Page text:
1972: Roselle Keli`ihonipua Bailey began teaching hula in her home at Kaumakani, Kaua`i. She named this school KAHIKO HALAPA`I HULA ALAPA`I.
1974-93: KA `IMI NA`AUAO O HAWAI`I NEI served as kahu for the cultural sites of Keahualaka and Kauluapaoa at Ke`e, Kaua`i. During this time, members and friends cleaned the site, removed invasive plants, restored native species, and reactivated the area’s mana. By doing this, they made the sites available for po`e hula to visit and reconnect with their cultural roots.
1977: Roselle Bailey founded the non-profit eleemosynary research KA `IMI NA`AUAO O HAWAI`I NEI INSTITUTE, placing under its umbrella her hula school KAHIKO HALAPA`I HULA ALAPA`I.
1979: Sharon Ioana and Pohakalani Dawn Bailey, Roselle’s daughters, founded HULA ALAPA`I I NOHO I KUALI`I in Hilo.
1981: Sharon Ioana Bailey moved to Maui, and founded HULA ALAPA`I MALUULUOLELE.
1982-85: HULA ALAPA`I O WAILANA was under the direction of Sherrie Wailana Hamamura of Kaua`i.
1985: Perle Puamohala Kaholokula founded HALAU MOHALA O KA PUA HAU HELE on Kaua`i. In 2000 this school joined KA `IMI NA`AUAO O HAWAI`I NEI.
1988: Cheryl Hi`ipoikealohalaniki`eki`e of O`ahu assumed leadership of HULA ALAPA`I I NOHO I KUALI`I
1988: Pohakalani Bailey and her husband Paletti Mauga moved to Fatura Futi, Samoa. There she established POHAKA LA I HULA ALAPA`I O KA LANI.
1988: Eo, e Emalani i Alaka`i festival founded.
1991-1992: Jessi Keakawaiola Jardin founded HA`AWI HEMOLELE O KEAKAWAIOLA.
1994: Roselle and Jim Bailey moved back to Maui. Susan Puaokamakahala Ahlfield assumed leadership of KAHIKO HALAPA`I HULA ALAPA`I, and remained its leader until 1996, when she moved to Virginia. She then entrusted the school’s direction to Sally Jo Keahi Manea.
2000: Keahi Manea transferred leadership of KAHIKO HALAPA`I HULA ALAPA`I to Jane Kawaiolaonamolokama Garma.
2001: Lynn Kananiokeanuenue Roth founded KAHIKO HA LAPA I HULA ALAPA`I O KE ANUENUE in Greenbrae, California, and Luana Baumann organized LUANA NA MANU I HULA ALAPA`I A BERLIN in Germany.
As part of its mission to educate the populace, Ka `Imi Na`auao o Hawai`i Nei Institute sponsors, organizes, and participates in many cultural events and exchanges in Hawai`i and throughout the world. For example, it sponsored La Ho`ulu `Olelo Hawai`i (Hawaiian Language Day) on Kaua`i. Twice a year Roselle Bailey travels to Germany, Austria, and Switzerland to instruct her students in those countries. Ka `Imi members regularly make cultural presentations to groups as diverse as The Friendship Force of Kaua`i, Lae `Ula o Kai canoe club, Kaua`i Community College, and the Pacific Traditions Society. Here is a list of some of the events and exchanges in which Ka `Imi has participated.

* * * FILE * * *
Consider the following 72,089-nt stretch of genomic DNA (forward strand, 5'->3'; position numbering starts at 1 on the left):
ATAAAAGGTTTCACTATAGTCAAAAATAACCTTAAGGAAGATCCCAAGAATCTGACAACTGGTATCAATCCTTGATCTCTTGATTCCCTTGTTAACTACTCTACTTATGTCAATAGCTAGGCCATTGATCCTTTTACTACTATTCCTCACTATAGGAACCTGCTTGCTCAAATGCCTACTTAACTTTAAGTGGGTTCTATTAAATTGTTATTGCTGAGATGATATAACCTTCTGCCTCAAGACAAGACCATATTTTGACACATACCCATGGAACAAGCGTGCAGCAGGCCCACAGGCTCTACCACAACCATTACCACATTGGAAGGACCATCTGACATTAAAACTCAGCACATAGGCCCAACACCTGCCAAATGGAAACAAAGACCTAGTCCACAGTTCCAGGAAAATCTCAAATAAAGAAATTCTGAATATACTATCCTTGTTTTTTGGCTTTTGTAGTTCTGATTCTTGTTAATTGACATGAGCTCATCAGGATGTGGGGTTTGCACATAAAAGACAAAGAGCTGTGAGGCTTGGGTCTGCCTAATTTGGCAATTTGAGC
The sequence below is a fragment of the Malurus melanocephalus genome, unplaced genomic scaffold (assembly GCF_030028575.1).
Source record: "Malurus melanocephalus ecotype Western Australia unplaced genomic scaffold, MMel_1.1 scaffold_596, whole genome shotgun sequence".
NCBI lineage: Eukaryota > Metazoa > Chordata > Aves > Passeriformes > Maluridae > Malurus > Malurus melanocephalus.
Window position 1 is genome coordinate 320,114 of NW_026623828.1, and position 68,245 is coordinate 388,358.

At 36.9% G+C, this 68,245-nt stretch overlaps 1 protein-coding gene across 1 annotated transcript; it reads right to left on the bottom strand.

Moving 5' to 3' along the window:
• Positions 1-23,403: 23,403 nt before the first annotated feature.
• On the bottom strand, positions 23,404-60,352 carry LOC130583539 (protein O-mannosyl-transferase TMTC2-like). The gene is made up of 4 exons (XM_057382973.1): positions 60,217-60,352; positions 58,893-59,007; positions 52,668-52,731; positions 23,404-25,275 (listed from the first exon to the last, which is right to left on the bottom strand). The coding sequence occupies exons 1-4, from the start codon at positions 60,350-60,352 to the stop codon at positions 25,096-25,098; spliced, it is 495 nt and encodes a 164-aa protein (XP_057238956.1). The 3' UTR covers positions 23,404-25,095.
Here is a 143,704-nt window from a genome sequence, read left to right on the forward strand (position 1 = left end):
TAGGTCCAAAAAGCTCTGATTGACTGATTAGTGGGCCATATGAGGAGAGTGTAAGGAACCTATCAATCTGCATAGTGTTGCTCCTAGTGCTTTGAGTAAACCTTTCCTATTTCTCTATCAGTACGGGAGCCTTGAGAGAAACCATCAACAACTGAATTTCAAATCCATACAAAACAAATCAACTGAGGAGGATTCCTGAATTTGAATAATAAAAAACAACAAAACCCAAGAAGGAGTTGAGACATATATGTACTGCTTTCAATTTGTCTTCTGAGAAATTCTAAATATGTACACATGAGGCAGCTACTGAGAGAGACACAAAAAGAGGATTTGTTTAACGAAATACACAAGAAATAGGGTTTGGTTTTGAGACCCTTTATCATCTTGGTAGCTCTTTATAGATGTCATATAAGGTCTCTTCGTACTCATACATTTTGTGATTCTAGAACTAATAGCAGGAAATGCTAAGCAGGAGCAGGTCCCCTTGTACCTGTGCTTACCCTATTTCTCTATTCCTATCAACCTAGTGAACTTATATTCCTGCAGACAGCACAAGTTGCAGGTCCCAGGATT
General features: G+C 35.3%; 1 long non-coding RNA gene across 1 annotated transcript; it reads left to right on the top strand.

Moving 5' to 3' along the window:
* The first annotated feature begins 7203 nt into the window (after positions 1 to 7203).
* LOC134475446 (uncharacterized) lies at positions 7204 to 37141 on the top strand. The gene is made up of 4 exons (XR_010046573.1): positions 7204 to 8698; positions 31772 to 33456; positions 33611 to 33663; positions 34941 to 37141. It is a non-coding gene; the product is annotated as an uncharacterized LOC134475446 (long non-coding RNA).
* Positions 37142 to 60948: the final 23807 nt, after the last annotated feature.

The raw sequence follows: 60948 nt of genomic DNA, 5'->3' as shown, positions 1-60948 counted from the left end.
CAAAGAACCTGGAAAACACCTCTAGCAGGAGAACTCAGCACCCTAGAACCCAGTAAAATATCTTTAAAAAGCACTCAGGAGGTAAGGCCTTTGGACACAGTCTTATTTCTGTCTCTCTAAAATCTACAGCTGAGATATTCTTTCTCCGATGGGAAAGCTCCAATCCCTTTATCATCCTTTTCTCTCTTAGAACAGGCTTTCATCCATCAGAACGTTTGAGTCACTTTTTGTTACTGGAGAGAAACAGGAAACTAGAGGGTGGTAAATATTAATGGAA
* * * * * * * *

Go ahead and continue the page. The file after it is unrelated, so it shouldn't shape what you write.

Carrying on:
In the late 1980’s and early 1990’s, Ka `Imi visited Aotearoa under the auspices of Te Whare Wananga o Waikato. Te Whare Wananga o Waikato also visited Kaua`i as guests of Ka `Imi.
During the same period, Ka `Imi affiliated with the Saanich and Kwakiutl First Nations of British Columbia. Saanich and Kwakiutl visted Kaua`i as guests of Ka `Imi, and Ka `Imi members vistied British Columbia as guests of the First Nations. During one of these visits, students participated in events leading up to the formal opening of the 1994 Commonwealth Games in Victoria.
They have also been on cultural exchanges with the Omaha people of Nebraska, and participated in several of the Pacific Arts Festivals.
In 1997, Roselle and Jim Bailey travelled to Taumako, Solomon Islands as guests of Paramount Chief Koloso Kaveia. On Taumako, Roselle performed a Hawaiian blessing at the launching of three traditional vaka on 12 September.
In 2001, Roselle Bailey and her students formally reopened the main gallery of the Ethnological Museum at Dahlem, Berlin.
In 2003, members of Ka `Imi performed opening protocol for “Our Nation’s Crown Jewels”, an exhibition of native Hawaiian plants at the National Botanic Garden in Washington, D.C.
In 2004, Ka `Imi members assembled at Heidelberg, Germany for a formal rededication of the Thingstatte.
At the invitation of the Kolam Charitable Foundation, Roselle and her students visited Imayam School in Tamil Nadu state, India in early 2007. There they taught Hawaiian culture to pupils and teachers. En route to India, they performed protocol for the kupuna at Ban Non Wat Archaeological site in northeastern Thailand.
Ka `Imi Na`auao o Hawai`i Nei has also participated in several hula festivals. These include: Eo, e Emalani i Alaka’i (1988-2009), the Prince Lot Festival (1986-97), and the Merrie Monarch festival (1973-83).
Publications of Ka `Imi Na`auao `O Hawai`i Nei
Listed below are some of the publications to which Ka `Imi members have contributed or in which they have been featured:
HULA HISTORICAL PERSPECTIVES (Bishop Museum, Pacific Anthropological Records #30 1980. ISSN 0078-740X)
THE HULA (Jerry Hopkins)
IMAGES OF THE HULA (Boone Morrison)
NANA I NA LOEA HULA
REFLECTIONS OF KAUA`I (Penny Pence Smith, 1989)
Arts of Asia magazine (Sept/Oct 1985)
Historic Hawai`i Foundation (Dec. 1989, Jan./Feb. 1991, Apr. 1991)
Kaua`i Magazine (1985 Vol. 1, #5)
National Geographic Magazine
Television, Video, Radio
THE HULA LESSON (2003 radio program produced by Outer Voices Project, available for download at www.outervoices.org)
KUMU HULA, KEEPERS OF A CULTURE (1989, Mug Shot Productions)
FLIGHT OF THE CANYON BIRD (1992 Video Rights Group, POB 88127, Honolulu HI 96830, 808-922-6753)
UNKNOWN HAWAI`I (Japanese production)
GAIA (Japanese production)
KAUA`I NOW AND THEN (1993 Terence Moller, Hanalei)
THE HEIRS OF LATA (1998 Vaka Taumako Project www.vaka.org)
Hawai`i Public Television productions:
Na Hana No`eau
Legacy of Excellence (State Foundation for Culture and the Arts)
Hawai`i Art Academy